The LB medium contained (per litre): 10 g tryptone, 5 g yeast extract and 10 g NaCl. In some cultivations the LB medium was additionally supplemented with glucose to a concentration of 10 g l-1, as noted. The cultures were supplemented with 100 mg ampicillin per litre of medium to ensure plasmid stability.
EJ1FORZZ-5'- CGA GCG TAC CCG GGA CGT AGA CAA CAA ATT CAA CAA AGA AC
EJ4FORSS-5'- AAT AAG GCC TAC AGT ATC ATA TGG
EJ5REVTRANS-5'- CAG CAT GGA ATT TAT AAA TAT CCC
EJ8REVZZ-5'- GCG ACA GTA GAC CCG GGA TTT CGG CGC CTG AGC ATC ATT TAG
EJ10REVTRANS-5'- CTG TAG CAG AGA GCA GCT TTG C
Unless otherwise stated, all cultivations where performed at 37°C in minimal salt medium. Small-scale cultivations were performed using baffled shake flasks and a working volume of 10% to ensure sufficient aeration. Flasks were placed in a heated incubator (Infors Minitron) with shaking (180 RPM).
The initial batch phase was run with 3 g l-1 glucose with a yield of 0.5, giving an approximate cell mass of 1.5 g l-1 at the start of the glucose feed. Three feed exponents were chosen as: 0.1 h-1, 0.2 h-1 and 0.4 h-1, respectively. Each experiment was run in duplicate.
Bioreactor batch cultivations were performed in a 15 l stirred tank bioreactor (Belach Bioteknik AB, Sweden) with a working volume of 10 l. Inoculation was done from an overnight shake flask culture in exponential phase. To reach a high cell mass without the use of fed-batch technology, repeated batch-wise additions of glucose (50% w/w) to a concentration of 10 g l-1 were made when the previously added glucose was consumed.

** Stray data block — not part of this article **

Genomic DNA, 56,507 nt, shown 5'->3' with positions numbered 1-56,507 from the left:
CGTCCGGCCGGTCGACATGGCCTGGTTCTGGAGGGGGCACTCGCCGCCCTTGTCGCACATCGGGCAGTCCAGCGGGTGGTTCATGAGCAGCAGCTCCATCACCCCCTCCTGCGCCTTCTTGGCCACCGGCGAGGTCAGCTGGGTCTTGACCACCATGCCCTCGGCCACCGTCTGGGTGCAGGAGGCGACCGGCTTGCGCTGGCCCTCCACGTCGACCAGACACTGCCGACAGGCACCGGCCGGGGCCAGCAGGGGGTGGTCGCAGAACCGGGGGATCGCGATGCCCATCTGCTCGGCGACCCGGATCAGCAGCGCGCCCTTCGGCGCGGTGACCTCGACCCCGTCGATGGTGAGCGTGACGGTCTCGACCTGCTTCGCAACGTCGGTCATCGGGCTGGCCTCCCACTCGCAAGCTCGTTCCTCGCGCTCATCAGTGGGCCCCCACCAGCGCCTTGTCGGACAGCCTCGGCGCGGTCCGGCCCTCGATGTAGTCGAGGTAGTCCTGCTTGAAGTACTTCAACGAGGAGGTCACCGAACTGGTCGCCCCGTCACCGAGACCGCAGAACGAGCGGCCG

The pH was kept constant at 7.0 during the bioreactor cultivations through automatic titration with 25% and 12.5% (v/v) ammonium hydroxide for the 15 l and six-parallel reactors, respectively. The dissolved oxygen tension (DOT) was kept above 30% at all times by manually varying the stirrer speed. The airflow was initially 0.1 VVM and was then increased stepwise to 1 VVM during the cultivation. Sterile antifoam was manually added when necessary to avoid excess foaming.